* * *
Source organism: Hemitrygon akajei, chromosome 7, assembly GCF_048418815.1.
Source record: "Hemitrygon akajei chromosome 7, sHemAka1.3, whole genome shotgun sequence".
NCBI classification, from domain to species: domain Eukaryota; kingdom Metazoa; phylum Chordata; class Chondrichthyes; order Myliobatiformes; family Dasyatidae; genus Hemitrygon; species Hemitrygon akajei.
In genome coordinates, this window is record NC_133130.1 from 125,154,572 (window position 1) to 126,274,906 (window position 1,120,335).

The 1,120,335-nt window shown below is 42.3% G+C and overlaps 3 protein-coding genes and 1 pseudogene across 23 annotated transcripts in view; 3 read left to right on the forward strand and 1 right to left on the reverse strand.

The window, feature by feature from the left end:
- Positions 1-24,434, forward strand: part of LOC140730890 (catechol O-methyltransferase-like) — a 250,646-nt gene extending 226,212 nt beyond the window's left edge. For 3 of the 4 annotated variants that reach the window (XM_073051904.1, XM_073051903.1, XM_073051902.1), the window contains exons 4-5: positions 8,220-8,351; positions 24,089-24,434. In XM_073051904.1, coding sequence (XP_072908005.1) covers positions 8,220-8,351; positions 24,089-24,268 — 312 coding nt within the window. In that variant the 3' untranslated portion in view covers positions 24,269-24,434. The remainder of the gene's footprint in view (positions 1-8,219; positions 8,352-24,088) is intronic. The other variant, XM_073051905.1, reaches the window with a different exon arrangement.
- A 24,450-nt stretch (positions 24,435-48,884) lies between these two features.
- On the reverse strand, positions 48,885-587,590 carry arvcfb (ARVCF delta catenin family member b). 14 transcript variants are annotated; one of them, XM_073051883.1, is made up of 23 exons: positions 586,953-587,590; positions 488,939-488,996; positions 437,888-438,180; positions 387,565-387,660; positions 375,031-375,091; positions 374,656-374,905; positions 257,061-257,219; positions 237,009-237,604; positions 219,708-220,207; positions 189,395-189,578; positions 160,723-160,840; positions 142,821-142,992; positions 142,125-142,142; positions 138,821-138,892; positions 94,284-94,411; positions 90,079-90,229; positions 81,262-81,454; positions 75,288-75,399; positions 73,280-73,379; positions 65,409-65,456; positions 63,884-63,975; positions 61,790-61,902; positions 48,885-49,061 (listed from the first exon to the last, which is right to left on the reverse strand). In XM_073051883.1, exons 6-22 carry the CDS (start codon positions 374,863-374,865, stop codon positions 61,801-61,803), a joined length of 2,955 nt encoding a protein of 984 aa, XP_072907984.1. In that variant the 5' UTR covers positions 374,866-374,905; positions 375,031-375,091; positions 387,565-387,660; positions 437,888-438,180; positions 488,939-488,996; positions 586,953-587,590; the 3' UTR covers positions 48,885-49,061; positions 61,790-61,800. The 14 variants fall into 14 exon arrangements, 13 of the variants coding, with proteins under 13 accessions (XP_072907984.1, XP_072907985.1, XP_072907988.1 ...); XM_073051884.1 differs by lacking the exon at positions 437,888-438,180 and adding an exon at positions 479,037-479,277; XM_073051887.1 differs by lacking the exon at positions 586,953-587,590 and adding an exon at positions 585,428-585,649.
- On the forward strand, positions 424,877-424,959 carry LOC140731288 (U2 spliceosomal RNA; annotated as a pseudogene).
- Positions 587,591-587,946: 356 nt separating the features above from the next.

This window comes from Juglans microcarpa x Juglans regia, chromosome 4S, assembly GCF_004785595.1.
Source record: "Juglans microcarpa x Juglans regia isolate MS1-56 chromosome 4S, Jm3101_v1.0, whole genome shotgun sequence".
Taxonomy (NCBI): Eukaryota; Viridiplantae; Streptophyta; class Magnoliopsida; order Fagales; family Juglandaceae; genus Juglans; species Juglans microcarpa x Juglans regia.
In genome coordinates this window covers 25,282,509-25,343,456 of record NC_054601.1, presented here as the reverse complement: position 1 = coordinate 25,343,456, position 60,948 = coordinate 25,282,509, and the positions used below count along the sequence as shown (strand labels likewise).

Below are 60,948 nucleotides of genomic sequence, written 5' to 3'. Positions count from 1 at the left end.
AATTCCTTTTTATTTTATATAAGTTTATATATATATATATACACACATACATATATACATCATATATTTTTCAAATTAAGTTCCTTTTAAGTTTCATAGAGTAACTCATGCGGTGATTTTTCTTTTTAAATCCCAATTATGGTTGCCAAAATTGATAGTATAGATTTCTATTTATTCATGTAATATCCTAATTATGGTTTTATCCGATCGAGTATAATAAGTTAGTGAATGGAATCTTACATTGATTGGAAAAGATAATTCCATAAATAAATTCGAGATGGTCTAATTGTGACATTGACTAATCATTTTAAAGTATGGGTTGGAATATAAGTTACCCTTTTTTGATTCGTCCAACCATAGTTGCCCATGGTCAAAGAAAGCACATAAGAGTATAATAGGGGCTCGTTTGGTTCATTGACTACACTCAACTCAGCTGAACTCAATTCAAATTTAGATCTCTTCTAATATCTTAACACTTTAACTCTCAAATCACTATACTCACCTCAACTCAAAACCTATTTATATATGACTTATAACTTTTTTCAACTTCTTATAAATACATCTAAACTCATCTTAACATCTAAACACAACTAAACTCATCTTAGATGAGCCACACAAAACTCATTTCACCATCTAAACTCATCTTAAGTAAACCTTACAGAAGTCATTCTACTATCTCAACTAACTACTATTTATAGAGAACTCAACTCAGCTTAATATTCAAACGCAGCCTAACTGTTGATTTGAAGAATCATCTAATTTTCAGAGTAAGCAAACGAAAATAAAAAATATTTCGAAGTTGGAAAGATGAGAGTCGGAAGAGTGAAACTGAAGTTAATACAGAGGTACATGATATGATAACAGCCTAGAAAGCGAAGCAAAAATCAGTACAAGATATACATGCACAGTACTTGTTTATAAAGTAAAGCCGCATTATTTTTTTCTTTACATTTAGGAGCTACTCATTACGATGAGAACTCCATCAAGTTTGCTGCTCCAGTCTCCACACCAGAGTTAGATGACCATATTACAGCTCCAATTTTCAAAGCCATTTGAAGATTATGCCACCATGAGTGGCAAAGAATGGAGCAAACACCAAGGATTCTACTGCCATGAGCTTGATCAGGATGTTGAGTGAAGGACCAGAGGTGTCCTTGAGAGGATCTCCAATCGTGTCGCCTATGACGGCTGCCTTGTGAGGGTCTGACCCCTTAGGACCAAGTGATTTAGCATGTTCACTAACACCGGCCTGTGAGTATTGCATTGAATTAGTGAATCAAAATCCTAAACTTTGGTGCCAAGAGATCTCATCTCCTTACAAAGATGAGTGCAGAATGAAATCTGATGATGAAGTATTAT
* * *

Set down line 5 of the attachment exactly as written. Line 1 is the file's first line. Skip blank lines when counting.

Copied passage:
The 1,120,335-nt window shown below is 42.3% G+C and overlaps 3 protein-coding genes and 1 pseudogene across 23 annotated transcripts in view; 3 read left to right on the forward strand and 1 right to left on the reverse strand.